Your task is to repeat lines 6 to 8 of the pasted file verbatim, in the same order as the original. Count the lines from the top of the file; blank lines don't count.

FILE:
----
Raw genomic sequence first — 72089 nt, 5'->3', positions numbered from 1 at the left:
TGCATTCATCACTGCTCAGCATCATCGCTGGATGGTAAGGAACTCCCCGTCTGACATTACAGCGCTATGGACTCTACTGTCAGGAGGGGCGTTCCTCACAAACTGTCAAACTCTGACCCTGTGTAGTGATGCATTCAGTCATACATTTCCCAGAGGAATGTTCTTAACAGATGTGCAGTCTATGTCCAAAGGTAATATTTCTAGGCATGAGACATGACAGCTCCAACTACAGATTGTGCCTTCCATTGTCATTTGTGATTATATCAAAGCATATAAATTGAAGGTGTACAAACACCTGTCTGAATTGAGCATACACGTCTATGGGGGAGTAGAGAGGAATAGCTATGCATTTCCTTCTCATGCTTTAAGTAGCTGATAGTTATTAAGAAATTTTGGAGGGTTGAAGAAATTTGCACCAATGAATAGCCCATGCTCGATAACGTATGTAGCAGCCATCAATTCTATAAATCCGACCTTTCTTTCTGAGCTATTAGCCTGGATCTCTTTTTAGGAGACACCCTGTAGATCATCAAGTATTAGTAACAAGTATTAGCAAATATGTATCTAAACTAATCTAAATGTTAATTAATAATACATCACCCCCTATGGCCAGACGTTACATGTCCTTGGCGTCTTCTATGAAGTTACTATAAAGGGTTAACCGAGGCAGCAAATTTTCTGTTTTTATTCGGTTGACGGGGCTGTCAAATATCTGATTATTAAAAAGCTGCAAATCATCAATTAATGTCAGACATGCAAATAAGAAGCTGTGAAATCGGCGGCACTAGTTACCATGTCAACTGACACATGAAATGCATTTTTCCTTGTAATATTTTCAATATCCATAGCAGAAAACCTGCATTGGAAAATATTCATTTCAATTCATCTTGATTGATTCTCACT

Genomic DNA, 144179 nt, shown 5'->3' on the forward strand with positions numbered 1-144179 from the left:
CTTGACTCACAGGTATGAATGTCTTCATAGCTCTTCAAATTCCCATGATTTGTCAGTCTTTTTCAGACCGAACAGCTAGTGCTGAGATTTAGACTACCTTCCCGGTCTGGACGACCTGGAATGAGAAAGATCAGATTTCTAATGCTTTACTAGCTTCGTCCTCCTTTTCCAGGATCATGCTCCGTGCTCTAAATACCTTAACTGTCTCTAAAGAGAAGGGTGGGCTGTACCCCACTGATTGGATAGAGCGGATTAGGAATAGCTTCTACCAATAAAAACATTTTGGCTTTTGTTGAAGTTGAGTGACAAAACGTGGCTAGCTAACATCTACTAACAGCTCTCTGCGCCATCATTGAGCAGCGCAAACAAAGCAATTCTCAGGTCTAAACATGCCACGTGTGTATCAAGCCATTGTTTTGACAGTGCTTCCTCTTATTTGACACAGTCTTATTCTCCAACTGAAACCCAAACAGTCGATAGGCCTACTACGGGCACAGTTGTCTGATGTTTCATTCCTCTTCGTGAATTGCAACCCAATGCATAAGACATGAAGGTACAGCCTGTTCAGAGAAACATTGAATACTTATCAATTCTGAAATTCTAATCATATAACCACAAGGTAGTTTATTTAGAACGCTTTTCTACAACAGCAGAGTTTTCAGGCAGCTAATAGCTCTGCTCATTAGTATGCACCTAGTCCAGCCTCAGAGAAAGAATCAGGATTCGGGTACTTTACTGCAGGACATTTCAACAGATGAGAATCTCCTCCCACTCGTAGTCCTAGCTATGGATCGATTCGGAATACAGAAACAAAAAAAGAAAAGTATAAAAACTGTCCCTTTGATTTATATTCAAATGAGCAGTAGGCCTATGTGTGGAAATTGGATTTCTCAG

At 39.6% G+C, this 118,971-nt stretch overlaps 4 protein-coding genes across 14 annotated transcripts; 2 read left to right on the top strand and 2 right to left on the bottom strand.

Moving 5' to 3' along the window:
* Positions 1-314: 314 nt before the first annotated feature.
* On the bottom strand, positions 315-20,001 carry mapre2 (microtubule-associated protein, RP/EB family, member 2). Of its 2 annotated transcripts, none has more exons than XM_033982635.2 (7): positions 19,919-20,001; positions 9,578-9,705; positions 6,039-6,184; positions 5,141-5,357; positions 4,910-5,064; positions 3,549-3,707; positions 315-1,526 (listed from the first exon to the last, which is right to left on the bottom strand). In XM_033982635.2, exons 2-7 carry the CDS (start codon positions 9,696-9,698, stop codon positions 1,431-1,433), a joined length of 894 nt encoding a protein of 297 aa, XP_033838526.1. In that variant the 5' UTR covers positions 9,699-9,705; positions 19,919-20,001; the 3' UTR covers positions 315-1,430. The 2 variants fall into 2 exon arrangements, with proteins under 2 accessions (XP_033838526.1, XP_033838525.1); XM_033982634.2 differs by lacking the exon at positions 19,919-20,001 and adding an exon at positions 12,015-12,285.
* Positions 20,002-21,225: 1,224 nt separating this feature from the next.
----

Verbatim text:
Moving 5' to 3' along the window:
* Positions 1-314: 314 nt before the first annotated feature.
* On the bottom strand, positions 315-20,001 carry mapre2 (microtubule-associated protein, RP/EB family, member 2). Of its 2 annotated transcripts, none has more exons than XM_033982635.2 (7): positions 19,919-20,001; positions 9,578-9,705; positions 6,039-6,184; positions 5,141-5,357; positions 4,910-5,064; positions 3,549-3,707; positions 315-1,526 (listed from the first exon to the last, which is right to left on the bottom strand). In XM_033982635.2, exons 2-7 carry the CDS (start codon positions 9,696-9,698, stop codon positions 1,431-1,433), a joined length of 894 nt encoding a protein of 297 aa, XP_033838526.1. In that variant the 5' UTR covers positions 9,699-9,705; positions 19,919-20,001; the 3' UTR covers positions 315-1,430. The 2 variants fall into 2 exon arrangements, with proteins under 2 accessions (XP_033838526.1, XP_033838525.1); XM_033982634.2 differs by lacking the exon at positions 19,919-20,001 and adding an exon at positions 12,015-12,285.